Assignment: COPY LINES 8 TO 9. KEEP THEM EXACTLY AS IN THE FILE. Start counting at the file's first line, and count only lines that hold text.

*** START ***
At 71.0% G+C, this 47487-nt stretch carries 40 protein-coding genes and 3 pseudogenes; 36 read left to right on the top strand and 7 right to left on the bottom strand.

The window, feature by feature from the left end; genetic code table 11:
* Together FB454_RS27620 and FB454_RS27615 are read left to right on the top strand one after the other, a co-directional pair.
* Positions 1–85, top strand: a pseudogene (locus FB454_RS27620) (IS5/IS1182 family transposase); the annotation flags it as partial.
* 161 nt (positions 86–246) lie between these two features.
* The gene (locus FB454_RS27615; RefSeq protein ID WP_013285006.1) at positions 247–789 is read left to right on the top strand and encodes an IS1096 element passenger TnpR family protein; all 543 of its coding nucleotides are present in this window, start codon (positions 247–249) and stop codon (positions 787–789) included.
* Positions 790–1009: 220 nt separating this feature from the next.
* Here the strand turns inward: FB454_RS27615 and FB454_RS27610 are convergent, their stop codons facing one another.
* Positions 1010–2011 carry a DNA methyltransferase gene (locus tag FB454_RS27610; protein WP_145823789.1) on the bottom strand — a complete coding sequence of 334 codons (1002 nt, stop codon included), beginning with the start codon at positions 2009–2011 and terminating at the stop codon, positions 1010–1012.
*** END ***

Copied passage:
* Here the strand turns inward: FB454_RS27615 and FB454_RS27610 are convergent, their stop codons facing one another.
* Positions 1010–2011 carry a DNA methyltransferase gene (locus tag FB454_RS27610; protein WP_145823789.1) on the bottom strand — a complete coding sequence of 334 codons (1002 nt, stop codon included), beginning with the start codon at positions 2009–2011 and terminating at the stop codon, positions 1010–1012.